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Its feedback ranges from a short explanation for all applicants (i.e. lack of experience or education) to a lengthy explanation (“a back-and-forth discussion about why they are not the best fit for us at that time”) for a candidate who has been through multiple stages of interviewing. It goes even further by posting their recruiters’ contact information; it accepts calls from applicants and even informal inquiries from potential applicants. It also measures customer service levels.

Arguments for not providing applicants feedback

The following section contains a list of the possible counter arguments against providing feedback. Many are pure speculation, and even the legal risks that many suggest have not been thoroughly researched and quantified.

  • Recruiter burden — Most feel that providing feedback would unnecessarily add to the already heavy recruiter workload burden.
  • It’s expensive – The high volume of applicants means you would have to provide a high volume of feedback, so it would be too expensive unless it was 100 percent automated (which would require technical support, which is often scarce in recruiting).
  • Additional questions will be generated – Many assume that providing feedback would only generate more candidate follow-up questions, and not answering the follow up questions would probably anger applicants.
  • Potential legal issues — Any feedback opens up legal questions, so lawyers recommend against it.
  • It increases gaming – Feedback might make it easier for individuals to learn the keywords in the ATS system and later perhaps game the system.
  • Most are simply unqualified — So many applicants are simply unqualified that their feedback would be extremely negative, making the feedback of little value to most.
  • No one else is doing it – Risk-adverse firms prefer to see others start the practice of providing feedback and they would join in only later after the bugs were worked out.

Tomorrow: 16 Steps to Help Give Applicants Solid Feedback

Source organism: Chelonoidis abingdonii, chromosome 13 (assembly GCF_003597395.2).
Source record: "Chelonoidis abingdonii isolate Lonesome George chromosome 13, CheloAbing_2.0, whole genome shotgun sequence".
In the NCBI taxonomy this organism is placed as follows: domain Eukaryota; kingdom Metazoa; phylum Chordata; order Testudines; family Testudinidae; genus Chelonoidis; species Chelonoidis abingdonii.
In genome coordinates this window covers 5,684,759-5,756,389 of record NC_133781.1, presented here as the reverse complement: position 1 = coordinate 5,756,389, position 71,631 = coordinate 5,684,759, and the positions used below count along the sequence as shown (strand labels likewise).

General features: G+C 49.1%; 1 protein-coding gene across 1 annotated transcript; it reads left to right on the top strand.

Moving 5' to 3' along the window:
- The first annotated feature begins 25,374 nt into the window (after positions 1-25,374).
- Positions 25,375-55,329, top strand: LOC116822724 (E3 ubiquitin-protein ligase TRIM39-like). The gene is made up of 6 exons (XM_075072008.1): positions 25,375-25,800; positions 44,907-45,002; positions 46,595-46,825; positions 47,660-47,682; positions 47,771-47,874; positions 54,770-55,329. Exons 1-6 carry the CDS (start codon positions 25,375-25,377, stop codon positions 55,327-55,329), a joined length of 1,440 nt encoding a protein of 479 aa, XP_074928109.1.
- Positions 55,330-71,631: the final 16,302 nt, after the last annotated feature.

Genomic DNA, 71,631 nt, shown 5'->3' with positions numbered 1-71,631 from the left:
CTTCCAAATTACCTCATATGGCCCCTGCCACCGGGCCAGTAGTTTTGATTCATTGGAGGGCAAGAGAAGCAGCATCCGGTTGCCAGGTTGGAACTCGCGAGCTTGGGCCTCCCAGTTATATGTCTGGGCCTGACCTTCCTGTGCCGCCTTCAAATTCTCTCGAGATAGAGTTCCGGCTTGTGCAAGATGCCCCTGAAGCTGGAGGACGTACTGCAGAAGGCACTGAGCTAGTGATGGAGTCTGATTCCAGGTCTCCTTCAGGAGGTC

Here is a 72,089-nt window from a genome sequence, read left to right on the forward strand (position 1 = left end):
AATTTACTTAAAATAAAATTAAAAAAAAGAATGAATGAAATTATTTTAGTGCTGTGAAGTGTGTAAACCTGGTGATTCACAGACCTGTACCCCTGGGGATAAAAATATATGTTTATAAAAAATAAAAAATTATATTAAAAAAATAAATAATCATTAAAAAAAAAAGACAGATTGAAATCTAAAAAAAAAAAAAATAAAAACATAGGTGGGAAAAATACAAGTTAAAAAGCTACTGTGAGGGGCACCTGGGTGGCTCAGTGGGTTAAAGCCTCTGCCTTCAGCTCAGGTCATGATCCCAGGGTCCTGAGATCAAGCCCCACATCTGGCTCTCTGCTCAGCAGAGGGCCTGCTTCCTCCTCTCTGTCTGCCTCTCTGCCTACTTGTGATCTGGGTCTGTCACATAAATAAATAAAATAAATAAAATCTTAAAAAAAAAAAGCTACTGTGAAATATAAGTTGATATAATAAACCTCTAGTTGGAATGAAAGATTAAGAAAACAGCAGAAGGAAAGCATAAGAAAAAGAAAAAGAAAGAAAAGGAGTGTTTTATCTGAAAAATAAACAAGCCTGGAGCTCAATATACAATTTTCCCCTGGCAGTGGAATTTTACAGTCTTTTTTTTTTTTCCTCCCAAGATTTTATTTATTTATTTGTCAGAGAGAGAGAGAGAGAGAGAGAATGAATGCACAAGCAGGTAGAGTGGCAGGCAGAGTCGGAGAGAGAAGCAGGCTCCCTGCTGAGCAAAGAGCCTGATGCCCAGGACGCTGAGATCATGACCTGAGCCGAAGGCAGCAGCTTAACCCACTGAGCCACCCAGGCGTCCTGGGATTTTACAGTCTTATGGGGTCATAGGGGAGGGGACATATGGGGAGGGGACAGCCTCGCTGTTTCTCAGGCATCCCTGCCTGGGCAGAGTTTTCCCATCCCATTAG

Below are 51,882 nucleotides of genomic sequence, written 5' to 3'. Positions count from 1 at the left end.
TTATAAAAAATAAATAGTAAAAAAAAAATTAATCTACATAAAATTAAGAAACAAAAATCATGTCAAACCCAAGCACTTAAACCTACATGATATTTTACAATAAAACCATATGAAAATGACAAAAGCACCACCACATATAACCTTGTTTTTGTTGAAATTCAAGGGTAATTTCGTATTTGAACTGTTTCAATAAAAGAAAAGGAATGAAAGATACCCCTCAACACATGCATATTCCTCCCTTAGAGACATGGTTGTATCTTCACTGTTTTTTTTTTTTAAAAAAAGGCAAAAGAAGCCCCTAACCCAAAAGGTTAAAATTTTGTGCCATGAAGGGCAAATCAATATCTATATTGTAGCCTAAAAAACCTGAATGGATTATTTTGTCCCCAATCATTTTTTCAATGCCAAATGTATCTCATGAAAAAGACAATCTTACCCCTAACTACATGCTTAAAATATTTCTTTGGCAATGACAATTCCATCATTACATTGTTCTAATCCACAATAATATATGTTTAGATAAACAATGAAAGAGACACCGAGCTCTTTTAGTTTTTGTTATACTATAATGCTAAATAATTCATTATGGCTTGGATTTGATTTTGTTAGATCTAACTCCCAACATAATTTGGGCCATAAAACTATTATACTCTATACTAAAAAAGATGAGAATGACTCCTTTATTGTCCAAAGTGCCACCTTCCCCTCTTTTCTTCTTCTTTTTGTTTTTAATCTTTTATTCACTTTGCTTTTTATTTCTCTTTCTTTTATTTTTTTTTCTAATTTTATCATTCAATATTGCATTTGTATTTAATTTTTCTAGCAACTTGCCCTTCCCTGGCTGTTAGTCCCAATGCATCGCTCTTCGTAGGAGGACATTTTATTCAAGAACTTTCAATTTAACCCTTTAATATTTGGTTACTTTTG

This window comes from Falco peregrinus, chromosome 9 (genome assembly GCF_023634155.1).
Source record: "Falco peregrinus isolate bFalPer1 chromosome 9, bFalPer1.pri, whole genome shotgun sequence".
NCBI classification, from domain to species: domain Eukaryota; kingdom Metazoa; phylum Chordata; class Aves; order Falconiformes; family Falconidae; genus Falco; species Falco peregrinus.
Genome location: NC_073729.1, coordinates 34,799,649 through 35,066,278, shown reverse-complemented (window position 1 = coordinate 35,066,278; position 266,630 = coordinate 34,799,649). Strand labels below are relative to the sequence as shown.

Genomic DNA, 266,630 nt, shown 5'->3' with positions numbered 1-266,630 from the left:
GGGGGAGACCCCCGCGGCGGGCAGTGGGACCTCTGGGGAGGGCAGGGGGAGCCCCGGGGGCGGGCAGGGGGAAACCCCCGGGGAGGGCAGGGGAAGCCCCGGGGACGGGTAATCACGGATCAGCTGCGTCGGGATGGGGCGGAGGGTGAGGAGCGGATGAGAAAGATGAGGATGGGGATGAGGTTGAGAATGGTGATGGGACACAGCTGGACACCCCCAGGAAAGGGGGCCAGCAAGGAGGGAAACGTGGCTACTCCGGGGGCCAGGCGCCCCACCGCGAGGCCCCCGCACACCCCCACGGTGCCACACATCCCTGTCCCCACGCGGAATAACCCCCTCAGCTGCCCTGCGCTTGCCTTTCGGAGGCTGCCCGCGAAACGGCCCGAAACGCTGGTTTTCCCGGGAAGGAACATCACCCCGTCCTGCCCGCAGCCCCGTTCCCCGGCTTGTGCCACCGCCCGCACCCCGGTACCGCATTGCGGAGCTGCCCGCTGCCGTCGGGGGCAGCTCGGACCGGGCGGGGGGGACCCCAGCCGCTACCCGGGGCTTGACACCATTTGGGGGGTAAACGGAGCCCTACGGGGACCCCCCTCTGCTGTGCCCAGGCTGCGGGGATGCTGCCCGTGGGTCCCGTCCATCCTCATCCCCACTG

About the Author

DJS campus headshot

Dr. John Sullivan is an internationally known HR thought-leader from the Silicon Valley who specializes in providing bold and high-business impact; strategic Talent Management solutions. He’s a prolific author with over 900 articles and 10 books covering all areas of talent management. He has written over a dozen white papers, conducted over 50 webinars, dozens of workshops, and he has been featured in over 35 videos. He is an engaging corporate speaker who has excited audiences at over 300 corporations/ organizations in 30 countries on all six continents. His ideas have appeared in every major business source including the Wall Street Journal, Fortune, BusinessWeek, Fast Company, CFO, Inc., NY Times, SmartMoney, USA Today, HBR, and the Financial Times. In addition, he writes for the WSJ Experts column. He has been interviewed on CNN and the CBS and ABC nightly news, NPR, as well many local TV and radio outlets. Fast Company called him the "Michael Jordan of Hiring," Staffing.org called him “the father of HR metrics,” and SHRM called him “One of the industry's most respected strategists." He was selected among HR’s “Top 10 Leading Thinkers” and he was ranked No. 8 among the top 25 online influencers in talent management. He served as the Chief Talent Officer of Agilent Technologies, the HP spinoff with 43,000 employees, and he was the CEO of the Business Development Center, a minority business consulting firm in Bakersfield, California. He is currently a Professor of Management at San Francisco State (1982 – present). His articles can be found all over the Internet and on his popular website www.drjohnsullivan.com and on www.ERE.Net. He lives in Pacifica, California.

  • Wendell Williams

    Aside from John’s comments above, I suspect giving feedback would mean: 1) explaining why jour job standards are not based on professional job analysis; 2) why your tests and interviews are not validated; and 3), why you don’t want to troll for lawsuits and adverse impact challenges.

  • John Smith

    None of those pathetic excuses for not responding are valid

  • Art

    Still laughing at “heavy recruiter workload burden”. But real reason pure and simple is the spineless evolution of our society brought on by the constant fear of litigation.